Battered pound boosts FTSE

Wall Street and stocks in Asia fell overnight, dragged lower by a disappointing update from the world’s largest contract chipmaker Taiwan Semiconductor Manufacturing which has served as a warning for smart phone demand, puling the wider sector lower. The Dow closed 83 points off whilst the S&P and the tech heavy Nasdaq closed 0.6% and 0.8% lower. European bourses traced global stocks lower, yet despite the softer finish for US and Asian equities the FTSE jumped higher supported by a weaker pound.

Wall Street and stocks in Asia fell overnight, dragged lower by a disappointing update from the world’s largest contract chipmaker Taiwan Semiconductor Manufacturing which has served as a warning for smart phone demand, puling the wider sector lower. 

The Dow closed 83 points off whilst the S&P and the tech heavy Nasdaq closed 0.6% and 0.8% lower. European bourses traced global stocks lower, yet despite the softer finish for US and Asian equities the FTSE jumped higher supported by a weaker pound.

Carney hits the pound

The pound plunged yesterday through $1.41 yesterday evening after Bank of England governor Mark Carney set investors straight over a potential Spring rate rise. 

Even though wage growth data, inflation and retail sales all missed expectations across the week, the markets were still optimistic that the BoE could hike rates when they meet in May. 

Carney poured cold water on market optimism for a Spring hike, suggesting that investors were not looking closely enough at the data, whilst reminding the wider market that the central bank could hike in other months through the year. 

As perceived odds of a rate hike dropped to just 40%, from 88% at the beginning of the week, the pound also plunged, pulling $1.40 into target, dropping over 300 points since Tuesday.

Reckett Benckiser results highlight troubling trend in consumer goods

Reckett Benckiser fell to the bottom of the FTSE dropping over 7% despite confirming it is on track to return to full year revenue growth after a solid first quarter.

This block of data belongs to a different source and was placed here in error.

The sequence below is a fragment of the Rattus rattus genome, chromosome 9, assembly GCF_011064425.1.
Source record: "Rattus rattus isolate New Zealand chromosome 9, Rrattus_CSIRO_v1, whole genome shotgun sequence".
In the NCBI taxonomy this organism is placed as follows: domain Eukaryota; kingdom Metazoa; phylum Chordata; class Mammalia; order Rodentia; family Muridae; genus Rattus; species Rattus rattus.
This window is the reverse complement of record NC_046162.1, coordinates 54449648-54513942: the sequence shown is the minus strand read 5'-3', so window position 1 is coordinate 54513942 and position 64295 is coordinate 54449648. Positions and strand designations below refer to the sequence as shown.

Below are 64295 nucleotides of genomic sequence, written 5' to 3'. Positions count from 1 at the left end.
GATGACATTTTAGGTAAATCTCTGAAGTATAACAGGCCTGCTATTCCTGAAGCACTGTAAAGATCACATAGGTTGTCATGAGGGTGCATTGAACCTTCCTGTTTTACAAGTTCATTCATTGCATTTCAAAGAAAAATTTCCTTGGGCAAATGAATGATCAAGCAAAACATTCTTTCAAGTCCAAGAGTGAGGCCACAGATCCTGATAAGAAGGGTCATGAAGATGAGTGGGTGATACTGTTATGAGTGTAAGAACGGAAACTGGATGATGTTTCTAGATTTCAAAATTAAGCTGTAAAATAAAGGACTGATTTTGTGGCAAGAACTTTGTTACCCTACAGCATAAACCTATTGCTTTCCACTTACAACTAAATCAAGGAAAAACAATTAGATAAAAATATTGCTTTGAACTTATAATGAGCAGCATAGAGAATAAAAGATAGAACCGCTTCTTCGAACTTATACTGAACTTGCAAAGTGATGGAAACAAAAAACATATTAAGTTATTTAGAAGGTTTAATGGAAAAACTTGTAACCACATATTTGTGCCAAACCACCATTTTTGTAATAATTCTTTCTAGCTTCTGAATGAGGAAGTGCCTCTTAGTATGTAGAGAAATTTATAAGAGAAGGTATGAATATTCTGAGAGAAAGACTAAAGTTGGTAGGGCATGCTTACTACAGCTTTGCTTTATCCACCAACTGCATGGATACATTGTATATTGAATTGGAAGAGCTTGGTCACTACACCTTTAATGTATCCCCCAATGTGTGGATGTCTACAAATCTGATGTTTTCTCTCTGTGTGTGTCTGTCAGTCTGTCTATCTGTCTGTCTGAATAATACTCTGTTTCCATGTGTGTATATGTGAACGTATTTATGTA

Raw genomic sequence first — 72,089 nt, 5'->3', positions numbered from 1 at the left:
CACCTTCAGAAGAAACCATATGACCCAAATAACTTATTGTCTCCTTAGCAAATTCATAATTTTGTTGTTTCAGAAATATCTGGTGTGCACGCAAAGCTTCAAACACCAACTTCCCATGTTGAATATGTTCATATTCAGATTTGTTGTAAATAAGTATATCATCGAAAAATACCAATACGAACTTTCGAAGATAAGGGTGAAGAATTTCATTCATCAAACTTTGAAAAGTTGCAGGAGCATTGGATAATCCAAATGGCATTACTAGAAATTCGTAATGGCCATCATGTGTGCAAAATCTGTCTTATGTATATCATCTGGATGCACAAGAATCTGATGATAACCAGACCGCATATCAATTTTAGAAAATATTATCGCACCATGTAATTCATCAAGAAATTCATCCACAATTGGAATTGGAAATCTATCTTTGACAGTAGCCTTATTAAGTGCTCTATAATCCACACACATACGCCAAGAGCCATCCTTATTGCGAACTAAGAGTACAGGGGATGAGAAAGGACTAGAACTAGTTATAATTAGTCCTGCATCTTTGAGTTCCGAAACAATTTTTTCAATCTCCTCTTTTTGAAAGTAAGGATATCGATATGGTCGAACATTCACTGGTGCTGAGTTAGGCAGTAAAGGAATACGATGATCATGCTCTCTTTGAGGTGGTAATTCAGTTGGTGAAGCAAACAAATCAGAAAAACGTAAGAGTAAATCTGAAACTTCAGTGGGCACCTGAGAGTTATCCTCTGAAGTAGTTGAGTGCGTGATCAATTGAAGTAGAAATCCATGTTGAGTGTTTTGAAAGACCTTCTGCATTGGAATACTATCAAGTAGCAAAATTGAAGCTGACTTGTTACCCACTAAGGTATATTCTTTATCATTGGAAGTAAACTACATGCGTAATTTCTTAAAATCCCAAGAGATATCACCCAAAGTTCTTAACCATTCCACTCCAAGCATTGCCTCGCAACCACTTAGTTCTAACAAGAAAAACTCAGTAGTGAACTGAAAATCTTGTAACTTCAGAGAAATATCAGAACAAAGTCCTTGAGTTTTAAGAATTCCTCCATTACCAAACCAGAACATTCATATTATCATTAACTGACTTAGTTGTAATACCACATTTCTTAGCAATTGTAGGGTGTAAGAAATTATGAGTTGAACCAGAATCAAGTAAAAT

However, investors were not in a forgiving mood this morning and sold out of the stock as revenue increased 2% in the first quarter, missing expectations of 2.6%. 

The rather lacklustre figures highlight the struggles that consumer goods companies are facing as increased competition from drug store chains and e-tailers such as Amazon often means price increases are out of the question. Share in Reckett Benckiser fell sharply this morning, extending losses since May last year to an eye opening 33%.

Shire slumps 3% on takeover battle disappointment

Shire moved 3% lower in early trade giving up some gains from the previous session after the potential takeover battle between Allergan and Takeda is over before it started. 

Shire rejected Japanese Takeda’s $63 billion, although they remain in talks, whilst Allergan has dropped its pursuit of Shire, almost as quickly as it announced it. 

Allergan, which has a market cap of $50 billion, is currently sitting on debt of over $30 billion following a string of acquisitions, which is limiting its ability to be a serious contender for any large scale acquisitions.

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